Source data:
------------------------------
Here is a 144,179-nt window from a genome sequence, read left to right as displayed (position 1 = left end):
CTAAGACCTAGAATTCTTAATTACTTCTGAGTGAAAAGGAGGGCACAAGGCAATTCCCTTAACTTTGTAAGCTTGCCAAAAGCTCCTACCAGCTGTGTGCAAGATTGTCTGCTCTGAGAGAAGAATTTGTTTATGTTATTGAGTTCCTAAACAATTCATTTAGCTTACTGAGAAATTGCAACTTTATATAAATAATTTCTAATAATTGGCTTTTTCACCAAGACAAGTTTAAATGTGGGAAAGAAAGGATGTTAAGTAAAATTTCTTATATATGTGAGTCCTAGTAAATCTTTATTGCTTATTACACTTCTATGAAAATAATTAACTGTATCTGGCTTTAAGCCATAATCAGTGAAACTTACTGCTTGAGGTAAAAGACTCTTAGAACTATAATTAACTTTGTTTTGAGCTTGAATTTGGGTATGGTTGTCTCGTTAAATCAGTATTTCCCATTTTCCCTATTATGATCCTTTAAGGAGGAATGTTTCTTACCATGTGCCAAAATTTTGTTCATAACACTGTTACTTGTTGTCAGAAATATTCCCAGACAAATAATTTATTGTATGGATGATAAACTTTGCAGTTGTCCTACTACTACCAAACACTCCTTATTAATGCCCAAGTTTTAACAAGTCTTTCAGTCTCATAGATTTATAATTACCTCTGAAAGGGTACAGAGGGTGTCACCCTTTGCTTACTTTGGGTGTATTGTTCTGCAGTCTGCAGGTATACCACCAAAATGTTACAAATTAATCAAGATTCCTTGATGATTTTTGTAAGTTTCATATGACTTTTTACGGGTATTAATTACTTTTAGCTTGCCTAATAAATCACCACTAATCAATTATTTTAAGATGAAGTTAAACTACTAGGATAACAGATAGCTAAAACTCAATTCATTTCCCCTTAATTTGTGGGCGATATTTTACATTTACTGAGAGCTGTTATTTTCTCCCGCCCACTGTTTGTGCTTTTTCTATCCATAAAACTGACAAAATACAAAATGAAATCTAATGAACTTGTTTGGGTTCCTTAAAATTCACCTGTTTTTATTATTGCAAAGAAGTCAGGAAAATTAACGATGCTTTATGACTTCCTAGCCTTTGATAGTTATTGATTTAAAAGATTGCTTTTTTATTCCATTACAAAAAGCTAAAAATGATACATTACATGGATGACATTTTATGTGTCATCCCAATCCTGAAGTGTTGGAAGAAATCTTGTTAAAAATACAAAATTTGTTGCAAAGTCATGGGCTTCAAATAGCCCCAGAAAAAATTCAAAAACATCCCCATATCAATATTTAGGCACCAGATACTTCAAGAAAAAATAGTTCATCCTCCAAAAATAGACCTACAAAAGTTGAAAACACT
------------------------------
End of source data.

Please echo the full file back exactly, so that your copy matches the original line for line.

Here is a 144,179-nt window from a genome sequence, read left to right as displayed (position 1 = left end):
CTAAGACCTAGAATTCTTAATTACTTCTGAGTGAAAAGGAGGGCACAAGGCAATTCCCTTAACTTTGTAAGCTTGCCAAAAGCTCCTACCAGCTGTGTGCAAGATTGTCTGCTCTGAGAGAAGAATTTGTTTATGTTATTGAGTTCCTAAACAATTCATTTAGCTTACTGAGAAATTGCAACTTTATATAAATAATTTCTAATAATTGGCTTTTTCACCAAGACAAGTTTAAATGTGGGAAAGAAAGGATGTTAAGTAAAATTTCTTATATATGTGAGTCCTAGTAAATCTTTATTGCTTATTACACTTCTATGAAAATAATTAACTGTATCTGGCTTTAAGCCATAATCAGTGAAACTTACTGCTTGAGGTAAAAGACTCTTAGAACTATAATTAACTTTGTTTTGAGCTTGAATTTGGGTATGGTTGTCTCGTTAAATCAGTATTTCCCATTTTCCCTATTATGATCCTTTAAGGAGGAATGTTTCTTACCATGTGCCAAAATTTTGTTCATAACACTGTTACTTGTTGTCAGAAATATTCCCAGACAAATAATTTATTGTATGGATGATAAACTTTGCAGTTGTCCTACTACTACCAAACACTCCTTATTAATGCCCAAGTTTTAACAAGTCTTTCAGTCTCATAGATTTATAATTACCTCTGAAAGGGTACAGAGGGTGTCACCCTTTGCTTACTTTGGGTGTATTGTTCTGCAGTCTGCAGGTATACCACCAAAATGTTACAAATTAATCAAGATTCCTTGATGATTTTTGTAAGTTTCATATGACTTTTTACGGGTATTAATTACTTTTAGCTTGCCTAATAAATCACCACTAATCAATTATTTTAAGATGAAGTTAAACTACTAGGATAACAGATAGCTAAAACTCAATTCATTTCCCCTTAATTTGTGGGCGATATTTTACATTTACTGAGAGCTGTTATTTTCTCCCGCCCACTGTTTGTGCTTTTTCTATCCATAAAACTGACAAAATACAAAATGAAATCTAATGAACTTGTTTGGGTTCCTTAAAATTCACCTGTTTTTATTATTGCAAAGAAGTCAGGAAAATTAACGATGCTTTATGACTTCCTAGCCTTTGATAGTTATTGATTTAAAAGATTGCTTTTTTATTCCATTACAAAAAGCTAAAAATGATACATTACATGGATGACATTTTATGTGTCATCCCAATCCTGAAGTGTTGGAAGAAATCTTGTTAAAAATACAAAATTTGTTGCAAAGTCATGGGCTTCAAATAGCCCCAGAAAAAATTCAAAAACATCCCCATATCAATATTTAGGCACCAGATACTTCAAGAAAAAATAGTTCATCCTCCAAAAATAGACCTACAAAAGTTGAAAACACT